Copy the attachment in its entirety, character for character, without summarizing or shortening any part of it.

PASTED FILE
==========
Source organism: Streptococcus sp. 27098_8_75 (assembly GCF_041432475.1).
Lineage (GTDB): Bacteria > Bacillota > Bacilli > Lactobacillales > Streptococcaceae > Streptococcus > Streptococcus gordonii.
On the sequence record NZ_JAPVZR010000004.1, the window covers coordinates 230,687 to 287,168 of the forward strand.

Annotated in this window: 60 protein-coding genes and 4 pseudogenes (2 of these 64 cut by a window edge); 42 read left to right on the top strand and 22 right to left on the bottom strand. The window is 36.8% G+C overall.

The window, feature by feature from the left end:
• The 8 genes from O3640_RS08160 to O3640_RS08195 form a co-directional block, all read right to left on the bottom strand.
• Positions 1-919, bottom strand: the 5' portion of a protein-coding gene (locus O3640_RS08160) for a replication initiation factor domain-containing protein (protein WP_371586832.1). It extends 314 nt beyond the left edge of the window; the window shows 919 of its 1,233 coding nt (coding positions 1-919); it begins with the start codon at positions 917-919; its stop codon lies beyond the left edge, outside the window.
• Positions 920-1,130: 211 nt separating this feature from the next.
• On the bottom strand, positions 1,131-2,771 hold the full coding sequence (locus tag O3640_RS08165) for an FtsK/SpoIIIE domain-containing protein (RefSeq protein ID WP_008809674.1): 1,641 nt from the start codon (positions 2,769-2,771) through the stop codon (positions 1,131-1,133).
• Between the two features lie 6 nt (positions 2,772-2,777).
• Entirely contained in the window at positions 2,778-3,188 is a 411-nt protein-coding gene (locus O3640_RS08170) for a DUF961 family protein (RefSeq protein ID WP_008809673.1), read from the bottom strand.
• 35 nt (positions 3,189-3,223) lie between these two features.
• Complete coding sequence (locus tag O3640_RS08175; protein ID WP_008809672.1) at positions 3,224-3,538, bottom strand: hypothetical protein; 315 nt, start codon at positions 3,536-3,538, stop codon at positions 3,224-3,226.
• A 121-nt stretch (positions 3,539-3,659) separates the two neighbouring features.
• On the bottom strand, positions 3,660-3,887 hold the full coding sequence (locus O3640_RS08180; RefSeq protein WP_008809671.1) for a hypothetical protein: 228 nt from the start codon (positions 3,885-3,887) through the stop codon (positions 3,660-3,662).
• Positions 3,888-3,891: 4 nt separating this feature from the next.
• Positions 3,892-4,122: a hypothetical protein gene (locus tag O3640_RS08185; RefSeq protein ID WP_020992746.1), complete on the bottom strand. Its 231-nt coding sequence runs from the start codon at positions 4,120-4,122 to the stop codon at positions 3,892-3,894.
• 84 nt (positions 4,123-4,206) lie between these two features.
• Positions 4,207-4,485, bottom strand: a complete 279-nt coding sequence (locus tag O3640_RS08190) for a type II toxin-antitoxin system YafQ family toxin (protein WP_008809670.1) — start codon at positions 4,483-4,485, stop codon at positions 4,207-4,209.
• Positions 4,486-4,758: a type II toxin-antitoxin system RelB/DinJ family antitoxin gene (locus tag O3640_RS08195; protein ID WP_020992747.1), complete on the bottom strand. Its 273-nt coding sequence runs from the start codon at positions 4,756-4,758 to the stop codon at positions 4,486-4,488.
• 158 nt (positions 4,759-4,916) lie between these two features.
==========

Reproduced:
Source organism: Streptococcus sp. 27098_8_75 (assembly GCF_041432475.1).
Lineage (GTDB): Bacteria > Bacillota > Bacilli > Lactobacillales > Streptococcaceae > Streptococcus > Streptococcus gordonii.
On the sequence record NZ_JAPVZR010000004.1, the window covers coordinates 230,687 to 287,168 of the forward strand.

Annotated in this window: 60 protein-coding genes and 4 pseudogenes (2 of these 64 cut by a window edge); 42 read left to right on the top strand and 22 right to left on the bottom strand. The window is 36.8% G+C overall.

The window, feature by feature from the left end:
• The 8 genes from O3640_RS08160 to O3640_RS08195 form a co-directional block, all read right to left on the bottom strand.
• Positions 1-919, bottom strand: the 5' portion of a protein-coding gene (locus O3640_RS08160) for a replication initiation factor domain-containing protein (protein WP_371586832.1). It extends 314 nt beyond the left edge of the window; the window shows 919 of its 1,233 coding nt (coding positions 1-919); it begins with the start codon at positions 917-919; its stop codon lies beyond the left edge, outside the window.
• Positions 920-1,130: 211 nt separating this feature from the next.
• On the bottom strand, positions 1,131-2,771 hold the full coding sequence (locus tag O3640_RS08165) for an FtsK/SpoIIIE domain-containing protein (RefSeq protein ID WP_008809674.1): 1,641 nt from the start codon (positions 2,769-2,771) through the stop codon (positions 1,131-1,133).
• Between the two features lie 6 nt (positions 2,772-2,777).
• Entirely contained in the window at positions 2,778-3,188 is a 411-nt protein-coding gene (locus O3640_RS08170) for a DUF961 family protein (RefSeq protein ID WP_008809673.1), read from the bottom strand.
• 35 nt (positions 3,189-3,223) lie between these two features.
• Complete coding sequence (locus tag O3640_RS08175; protein ID WP_008809672.1) at positions 3,224-3,538, bottom strand: hypothetical protein; 315 nt, start codon at positions 3,536-3,538, stop codon at positions 3,224-3,226.
• A 121-nt stretch (positions 3,539-3,659) separates the two neighbouring features.
• On the bottom strand, positions 3,660-3,887 hold the full coding sequence (locus O3640_RS08180; RefSeq protein WP_008809671.1) for a hypothetical protein: 228 nt from the start codon (positions 3,885-3,887) through the stop codon (positions 3,660-3,662).
• Positions 3,888-3,891: 4 nt separating this feature from the next.
• Positions 3,892-4,122: a hypothetical protein gene (locus tag O3640_RS08185; RefSeq protein ID WP_020992746.1), complete on the bottom strand. Its 231-nt coding sequence runs from the start codon at positions 4,120-4,122 to the stop codon at positions 3,892-3,894.
• 84 nt (positions 4,123-4,206) lie between these two features.
• Positions 4,207-4,485, bottom strand: a complete 279-nt coding sequence (locus tag O3640_RS08190) for a type II toxin-antitoxin system YafQ family toxin (protein WP_008809670.1) — start codon at positions 4,483-4,485, stop codon at positions 4,207-4,209.
• Positions 4,486-4,758: a type II toxin-antitoxin system RelB/DinJ family antitoxin gene (locus tag O3640_RS08195; protein ID WP_020992747.1), complete on the bottom strand. Its 273-nt coding sequence runs from the start codon at positions 4,756-4,758 to the stop codon at positions 4,486-4,488.
• 158 nt (positions 4,759-4,916) lie between these two features.